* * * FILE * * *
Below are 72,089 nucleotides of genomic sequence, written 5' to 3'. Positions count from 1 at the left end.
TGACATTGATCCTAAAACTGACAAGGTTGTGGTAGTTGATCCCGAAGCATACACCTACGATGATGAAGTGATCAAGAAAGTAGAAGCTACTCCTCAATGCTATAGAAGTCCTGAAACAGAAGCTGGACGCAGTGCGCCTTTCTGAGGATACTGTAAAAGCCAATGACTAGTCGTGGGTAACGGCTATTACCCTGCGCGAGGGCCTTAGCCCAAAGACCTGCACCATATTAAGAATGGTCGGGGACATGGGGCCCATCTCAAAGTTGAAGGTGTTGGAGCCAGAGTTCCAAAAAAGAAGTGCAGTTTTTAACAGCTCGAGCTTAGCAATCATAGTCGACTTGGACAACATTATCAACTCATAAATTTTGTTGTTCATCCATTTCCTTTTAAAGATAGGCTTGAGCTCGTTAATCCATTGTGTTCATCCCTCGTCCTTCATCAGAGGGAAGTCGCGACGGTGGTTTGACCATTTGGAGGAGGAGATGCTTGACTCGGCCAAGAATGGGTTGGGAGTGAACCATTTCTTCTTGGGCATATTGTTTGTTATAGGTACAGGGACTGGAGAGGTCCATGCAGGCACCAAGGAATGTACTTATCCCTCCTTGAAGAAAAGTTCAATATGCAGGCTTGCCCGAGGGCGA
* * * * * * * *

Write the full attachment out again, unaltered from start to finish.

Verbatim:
Below are 72,089 nucleotides of genomic sequence, written 5' to 3'. Positions count from 1 at the left end.
TGACATTGATCCTAAAACTGACAAGGTTGTGGTAGTTGATCCCGAAGCATACACCTACGATGATGAAGTGATCAAGAAAGTAGAAGCTACTCCTCAATGCTATAGAAGTCCTGAAACAGAAGCTGGACGCAGTGCGCCTTTCTGAGGATACTGTAAAAGCCAATGACTAGTCGTGGGTAACGGCTATTACCCTGCGCGAGGGCCTTAGCCCAAAGACCTGCACCATATTAAGAATGGTCGGGGACATGGGGCCCATCTCAAAGTTGAAGGTGTTGGAGCCAGAGTTCCAAAAAAGAAGTGCAGTTTTTAACAGCTCGAGCTTAGCAATCATAGTCGACTTGGACAACATTATCAACTCATAAATTTTGTTGTTCATCCATTTCCTTTTAAAGATAGGCTTGAGCTCGTTAATCCATTGTGTTCATCCCTCGTCCTTCATCAGAGGGAAGTCGCGACGGTGGTTTGACCATTTGGAGGAGGAGATGCTTGACTCGGCCAAGAATGGGTTGGGAGTGAACCATTTCTTCTTGGGCATATTGTTTGTTATAGGTACAGGGACTGGAGAGGTCCATGCAGGCACCAAGGAATGTACTTATCCCTCCTTGAAGAAAAGTTCAATATGCAGGCTTGCCCGAGGGCGA